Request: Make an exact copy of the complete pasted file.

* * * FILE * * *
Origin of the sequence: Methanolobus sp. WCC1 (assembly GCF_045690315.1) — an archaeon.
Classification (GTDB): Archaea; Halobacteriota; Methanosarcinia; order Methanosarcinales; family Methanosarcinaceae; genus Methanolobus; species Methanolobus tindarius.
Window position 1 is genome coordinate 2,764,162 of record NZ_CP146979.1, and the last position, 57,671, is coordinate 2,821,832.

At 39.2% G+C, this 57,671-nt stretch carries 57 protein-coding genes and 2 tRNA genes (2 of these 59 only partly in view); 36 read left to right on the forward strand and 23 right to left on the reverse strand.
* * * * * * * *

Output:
Origin of the sequence: Methanolobus sp. WCC1 (assembly GCF_045690315.1) — an archaeon.
Classification (GTDB): Archaea; Halobacteriota; Methanosarcinia; order Methanosarcinales; family Methanosarcinaceae; genus Methanolobus; species Methanolobus tindarius.
Window position 1 is genome coordinate 2,764,162 of record NZ_CP146979.1, and the last position, 57,671, is coordinate 2,821,832.

At 39.2% G+C, this 57,671-nt stretch carries 57 protein-coding genes and 2 tRNA genes (2 of these 59 only partly in view); 36 read left to right on the forward strand and 23 right to left on the reverse strand.